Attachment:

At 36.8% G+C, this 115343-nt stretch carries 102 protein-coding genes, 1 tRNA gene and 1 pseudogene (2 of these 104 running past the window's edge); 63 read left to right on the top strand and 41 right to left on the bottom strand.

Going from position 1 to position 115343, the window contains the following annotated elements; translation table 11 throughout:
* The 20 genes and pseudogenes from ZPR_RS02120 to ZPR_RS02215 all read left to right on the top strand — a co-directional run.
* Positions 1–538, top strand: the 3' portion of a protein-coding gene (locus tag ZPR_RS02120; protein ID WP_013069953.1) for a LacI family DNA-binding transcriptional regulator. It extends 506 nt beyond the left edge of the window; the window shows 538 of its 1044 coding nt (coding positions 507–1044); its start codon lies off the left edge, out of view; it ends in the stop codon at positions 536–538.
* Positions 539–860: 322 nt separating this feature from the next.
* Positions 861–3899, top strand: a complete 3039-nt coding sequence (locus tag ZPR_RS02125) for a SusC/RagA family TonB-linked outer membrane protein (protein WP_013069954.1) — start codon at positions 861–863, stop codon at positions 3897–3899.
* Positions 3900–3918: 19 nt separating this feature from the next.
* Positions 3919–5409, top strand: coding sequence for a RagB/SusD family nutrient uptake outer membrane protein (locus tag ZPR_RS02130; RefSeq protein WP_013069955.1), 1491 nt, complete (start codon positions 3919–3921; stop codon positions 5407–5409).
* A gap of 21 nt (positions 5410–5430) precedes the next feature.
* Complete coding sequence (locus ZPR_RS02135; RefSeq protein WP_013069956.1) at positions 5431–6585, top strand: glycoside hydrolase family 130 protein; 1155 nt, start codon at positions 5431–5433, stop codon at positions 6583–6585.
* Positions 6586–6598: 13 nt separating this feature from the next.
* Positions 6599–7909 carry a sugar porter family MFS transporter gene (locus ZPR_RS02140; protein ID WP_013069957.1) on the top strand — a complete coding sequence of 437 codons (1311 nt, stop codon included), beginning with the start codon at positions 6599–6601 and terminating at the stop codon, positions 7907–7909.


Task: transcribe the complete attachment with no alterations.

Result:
At 36.8% G+C, this 115343-nt stretch carries 102 protein-coding genes, 1 tRNA gene and 1 pseudogene (2 of these 104 running past the window's edge); 63 read left to right on the top strand and 41 right to left on the bottom strand.

Going from position 1 to position 115343, the window contains the following annotated elements; translation table 11 throughout:
* The 20 genes and pseudogenes from ZPR_RS02120 to ZPR_RS02215 all read left to right on the top strand — a co-directional run.
* Positions 1–538, top strand: the 3' portion of a protein-coding gene (locus tag ZPR_RS02120; protein ID WP_013069953.1) for a LacI family DNA-binding transcriptional regulator. It extends 506 nt beyond the left edge of the window; the window shows 538 of its 1044 coding nt (coding positions 507–1044); its start codon lies off the left edge, out of view; it ends in the stop codon at positions 536–538.
* Positions 539–860: 322 nt separating this feature from the next.
* Positions 861–3899, top strand: a complete 3039-nt coding sequence (locus tag ZPR_RS02125) for a SusC/RagA family TonB-linked outer membrane protein (protein WP_013069954.1) — start codon at positions 861–863, stop codon at positions 3897–3899.
* Positions 3900–3918: 19 nt separating this feature from the next.
* Positions 3919–5409, top strand: coding sequence for a RagB/SusD family nutrient uptake outer membrane protein (locus tag ZPR_RS02130; RefSeq protein WP_013069955.1), 1491 nt, complete (start codon positions 3919–3921; stop codon positions 5407–5409).
* A gap of 21 nt (positions 5410–5430) precedes the next feature.
* Complete coding sequence (locus ZPR_RS02135; RefSeq protein WP_013069956.1) at positions 5431–6585, top strand: glycoside hydrolase family 130 protein; 1155 nt, start codon at positions 5431–5433, stop codon at positions 6583–6585.
* Positions 6586–6598: 13 nt separating this feature from the next.
* Positions 6599–7909 carry a sugar porter family MFS transporter gene (locus ZPR_RS02140; protein ID WP_013069957.1) on the top strand — a complete coding sequence of 437 codons (1311 nt, stop codon included), beginning with the start codon at positions 6599–6601 and terminating at the stop codon, positions 7907–7909.